You know how sometimes you’re taking a hot shower, and the shower curtain billows into your tiny pocket of shower space and pushes you against the wall and sticks to your legs, and no matter how much you push it back and try to make the little magnets at the bottom stick to the tub so you can clean yourself without a cold, wet, plastic curtain touching you, you just can’t make it stay?
When this happens, I find myself thinking about why the shower curtain is curving into the shower. When I was in physics class in high school, learning about airplanes and lift and pressure, I was sure it had something to do with pressure differentials.
Later, when I learned more about how sea breezes and afternoon thunderstorms work, I wondered, is the bathroom during a shower like a mini weather system?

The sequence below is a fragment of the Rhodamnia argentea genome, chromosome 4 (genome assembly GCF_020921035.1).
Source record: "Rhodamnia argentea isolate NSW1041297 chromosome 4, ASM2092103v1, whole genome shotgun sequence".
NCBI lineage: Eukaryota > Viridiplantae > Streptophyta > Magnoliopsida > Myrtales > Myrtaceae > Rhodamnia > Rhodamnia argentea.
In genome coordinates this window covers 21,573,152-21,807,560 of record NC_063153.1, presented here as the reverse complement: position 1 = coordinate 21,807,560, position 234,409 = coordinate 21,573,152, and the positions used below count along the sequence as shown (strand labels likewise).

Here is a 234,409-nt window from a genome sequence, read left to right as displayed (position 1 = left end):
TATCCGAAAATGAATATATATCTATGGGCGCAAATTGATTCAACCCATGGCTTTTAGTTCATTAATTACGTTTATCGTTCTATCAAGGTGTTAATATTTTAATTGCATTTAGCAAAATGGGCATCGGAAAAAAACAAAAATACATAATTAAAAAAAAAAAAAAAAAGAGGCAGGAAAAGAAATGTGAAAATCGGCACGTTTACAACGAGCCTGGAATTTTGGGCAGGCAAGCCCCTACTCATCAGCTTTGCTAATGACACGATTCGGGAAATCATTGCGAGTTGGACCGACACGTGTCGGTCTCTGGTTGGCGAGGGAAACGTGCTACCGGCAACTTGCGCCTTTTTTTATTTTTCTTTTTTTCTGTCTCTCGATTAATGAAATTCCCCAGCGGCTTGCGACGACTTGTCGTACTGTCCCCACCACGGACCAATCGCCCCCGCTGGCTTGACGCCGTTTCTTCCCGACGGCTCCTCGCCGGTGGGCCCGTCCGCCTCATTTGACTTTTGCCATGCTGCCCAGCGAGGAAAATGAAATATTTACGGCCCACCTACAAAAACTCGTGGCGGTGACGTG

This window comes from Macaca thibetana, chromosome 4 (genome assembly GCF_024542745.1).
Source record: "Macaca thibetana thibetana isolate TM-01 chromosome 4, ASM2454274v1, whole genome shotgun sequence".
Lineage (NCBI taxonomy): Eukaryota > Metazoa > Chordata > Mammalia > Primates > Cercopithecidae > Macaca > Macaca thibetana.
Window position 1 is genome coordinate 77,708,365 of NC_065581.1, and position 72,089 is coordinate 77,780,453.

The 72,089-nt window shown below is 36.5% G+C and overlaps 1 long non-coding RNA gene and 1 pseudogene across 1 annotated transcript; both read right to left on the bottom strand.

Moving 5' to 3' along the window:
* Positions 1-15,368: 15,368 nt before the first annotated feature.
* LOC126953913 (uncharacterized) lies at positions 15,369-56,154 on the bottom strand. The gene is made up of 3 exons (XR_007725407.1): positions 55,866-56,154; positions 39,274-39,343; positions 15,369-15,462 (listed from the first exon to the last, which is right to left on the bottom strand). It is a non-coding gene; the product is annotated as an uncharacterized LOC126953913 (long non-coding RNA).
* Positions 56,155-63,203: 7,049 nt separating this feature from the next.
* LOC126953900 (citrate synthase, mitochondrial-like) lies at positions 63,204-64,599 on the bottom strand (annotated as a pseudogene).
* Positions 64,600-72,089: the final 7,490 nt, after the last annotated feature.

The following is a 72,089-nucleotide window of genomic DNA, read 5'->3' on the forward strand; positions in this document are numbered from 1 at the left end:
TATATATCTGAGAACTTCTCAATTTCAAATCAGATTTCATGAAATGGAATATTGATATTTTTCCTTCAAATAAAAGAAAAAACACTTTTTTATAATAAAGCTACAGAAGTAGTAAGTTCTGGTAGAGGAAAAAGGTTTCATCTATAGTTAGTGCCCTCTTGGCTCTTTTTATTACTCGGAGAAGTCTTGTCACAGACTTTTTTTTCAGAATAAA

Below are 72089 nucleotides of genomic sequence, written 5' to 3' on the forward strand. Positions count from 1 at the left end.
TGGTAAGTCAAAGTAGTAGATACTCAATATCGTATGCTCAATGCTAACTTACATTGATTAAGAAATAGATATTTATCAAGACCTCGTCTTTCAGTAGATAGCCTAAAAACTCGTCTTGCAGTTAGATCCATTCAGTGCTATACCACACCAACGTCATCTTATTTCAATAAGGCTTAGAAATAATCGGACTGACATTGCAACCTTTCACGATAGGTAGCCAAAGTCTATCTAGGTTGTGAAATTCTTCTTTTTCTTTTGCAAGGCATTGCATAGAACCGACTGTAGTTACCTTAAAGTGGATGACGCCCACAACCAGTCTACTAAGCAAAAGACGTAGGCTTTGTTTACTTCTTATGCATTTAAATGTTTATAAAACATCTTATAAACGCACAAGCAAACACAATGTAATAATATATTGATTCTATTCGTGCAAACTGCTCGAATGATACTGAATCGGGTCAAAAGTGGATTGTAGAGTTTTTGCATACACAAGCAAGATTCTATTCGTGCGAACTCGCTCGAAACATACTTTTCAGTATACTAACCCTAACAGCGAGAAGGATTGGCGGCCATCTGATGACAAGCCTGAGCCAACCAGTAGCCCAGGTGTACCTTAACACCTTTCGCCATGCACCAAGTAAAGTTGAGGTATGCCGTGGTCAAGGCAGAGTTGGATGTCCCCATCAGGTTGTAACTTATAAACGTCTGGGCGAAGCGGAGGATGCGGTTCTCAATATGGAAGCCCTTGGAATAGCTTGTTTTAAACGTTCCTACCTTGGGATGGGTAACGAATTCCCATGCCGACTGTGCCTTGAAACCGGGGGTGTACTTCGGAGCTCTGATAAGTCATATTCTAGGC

When you’re in the shower, using steaming hot water, the air inside the shower — between the shower curtain and the wall — heats up like the hot Florida peninsula when the sun beats down in August. Hot air is less dense than cool air, so the shower air rises and creates an area of lower pressure.
It can’t just rise and leave nothing behind: something has to fill the space the hot air leaves. So like the cooler air off the ocean rushes over afternoon summer land to fill the rising hot air’s void, the cooler air outside the shower curtain pushes in to fill the void the steaming air has left, therefore pushing the curtain in.
What do y’all think?
I’m not sure if this is really what’s going on, because it doesn’t always happen. But it does give me something to think about in the shower.